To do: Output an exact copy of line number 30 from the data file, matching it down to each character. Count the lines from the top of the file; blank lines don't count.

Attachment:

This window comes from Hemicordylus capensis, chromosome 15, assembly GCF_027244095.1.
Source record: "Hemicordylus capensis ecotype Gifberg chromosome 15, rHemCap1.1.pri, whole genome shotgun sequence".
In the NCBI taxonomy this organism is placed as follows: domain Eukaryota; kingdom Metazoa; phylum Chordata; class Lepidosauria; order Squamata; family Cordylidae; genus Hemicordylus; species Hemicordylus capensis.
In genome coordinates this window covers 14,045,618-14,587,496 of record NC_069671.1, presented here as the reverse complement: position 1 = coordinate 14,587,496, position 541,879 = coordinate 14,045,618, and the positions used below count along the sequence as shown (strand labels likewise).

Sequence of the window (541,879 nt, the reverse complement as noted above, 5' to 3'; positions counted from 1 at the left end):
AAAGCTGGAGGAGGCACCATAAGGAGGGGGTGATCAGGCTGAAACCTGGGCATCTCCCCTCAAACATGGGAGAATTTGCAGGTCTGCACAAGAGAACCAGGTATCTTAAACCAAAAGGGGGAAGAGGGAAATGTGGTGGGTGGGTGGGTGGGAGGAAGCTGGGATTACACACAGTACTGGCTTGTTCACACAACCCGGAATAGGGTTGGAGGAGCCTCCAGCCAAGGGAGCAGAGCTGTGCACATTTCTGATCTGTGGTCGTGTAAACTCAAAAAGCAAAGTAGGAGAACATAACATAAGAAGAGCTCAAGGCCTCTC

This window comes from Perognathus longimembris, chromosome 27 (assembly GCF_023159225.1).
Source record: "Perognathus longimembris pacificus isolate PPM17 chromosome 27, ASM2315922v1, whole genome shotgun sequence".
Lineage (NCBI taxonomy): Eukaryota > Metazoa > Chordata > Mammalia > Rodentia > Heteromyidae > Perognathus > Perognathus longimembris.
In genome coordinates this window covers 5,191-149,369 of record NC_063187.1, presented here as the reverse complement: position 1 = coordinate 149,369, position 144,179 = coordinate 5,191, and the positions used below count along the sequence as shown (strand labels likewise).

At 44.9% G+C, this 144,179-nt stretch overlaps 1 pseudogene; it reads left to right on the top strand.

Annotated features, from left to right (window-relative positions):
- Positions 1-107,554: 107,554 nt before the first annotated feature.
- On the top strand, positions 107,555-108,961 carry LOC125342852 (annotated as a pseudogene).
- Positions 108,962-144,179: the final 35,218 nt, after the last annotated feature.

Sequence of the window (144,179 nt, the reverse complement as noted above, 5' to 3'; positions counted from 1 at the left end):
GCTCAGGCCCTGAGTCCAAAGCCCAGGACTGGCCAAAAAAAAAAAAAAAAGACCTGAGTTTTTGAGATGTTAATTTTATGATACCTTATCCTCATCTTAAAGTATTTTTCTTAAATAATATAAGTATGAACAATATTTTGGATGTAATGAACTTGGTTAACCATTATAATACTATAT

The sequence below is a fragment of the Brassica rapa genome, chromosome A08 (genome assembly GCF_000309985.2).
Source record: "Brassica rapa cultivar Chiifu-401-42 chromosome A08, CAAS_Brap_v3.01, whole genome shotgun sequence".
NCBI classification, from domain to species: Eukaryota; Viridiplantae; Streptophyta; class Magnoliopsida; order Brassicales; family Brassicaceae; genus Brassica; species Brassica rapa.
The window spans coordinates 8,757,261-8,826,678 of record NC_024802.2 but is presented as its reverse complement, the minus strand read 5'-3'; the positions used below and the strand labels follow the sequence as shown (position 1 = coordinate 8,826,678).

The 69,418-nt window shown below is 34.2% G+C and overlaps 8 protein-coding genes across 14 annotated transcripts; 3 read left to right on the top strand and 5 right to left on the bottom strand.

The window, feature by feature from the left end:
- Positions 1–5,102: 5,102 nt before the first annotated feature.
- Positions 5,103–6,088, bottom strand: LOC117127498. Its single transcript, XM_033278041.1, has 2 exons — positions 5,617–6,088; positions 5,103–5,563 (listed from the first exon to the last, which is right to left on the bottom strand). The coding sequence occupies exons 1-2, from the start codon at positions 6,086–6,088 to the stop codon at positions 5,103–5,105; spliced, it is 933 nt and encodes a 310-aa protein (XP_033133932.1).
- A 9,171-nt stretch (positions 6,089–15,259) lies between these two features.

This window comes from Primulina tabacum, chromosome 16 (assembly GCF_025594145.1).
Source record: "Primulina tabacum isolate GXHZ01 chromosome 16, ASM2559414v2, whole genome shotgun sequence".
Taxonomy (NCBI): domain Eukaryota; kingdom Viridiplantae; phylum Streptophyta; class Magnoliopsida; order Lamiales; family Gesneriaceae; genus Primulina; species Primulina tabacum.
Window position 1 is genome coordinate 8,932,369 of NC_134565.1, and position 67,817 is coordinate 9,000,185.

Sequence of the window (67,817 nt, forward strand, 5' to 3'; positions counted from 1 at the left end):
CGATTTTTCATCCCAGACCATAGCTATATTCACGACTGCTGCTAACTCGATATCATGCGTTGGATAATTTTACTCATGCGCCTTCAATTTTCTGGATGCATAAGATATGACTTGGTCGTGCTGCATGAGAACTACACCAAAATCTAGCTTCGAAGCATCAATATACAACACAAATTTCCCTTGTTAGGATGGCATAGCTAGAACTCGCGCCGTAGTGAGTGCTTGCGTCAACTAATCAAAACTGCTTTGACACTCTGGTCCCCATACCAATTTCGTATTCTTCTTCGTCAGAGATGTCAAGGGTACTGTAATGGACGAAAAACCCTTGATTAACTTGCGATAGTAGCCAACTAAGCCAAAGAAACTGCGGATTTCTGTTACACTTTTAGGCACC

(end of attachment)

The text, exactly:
Window position 1 is genome coordinate 8,932,369 of NC_134565.1, and position 67,817 is coordinate 9,000,185.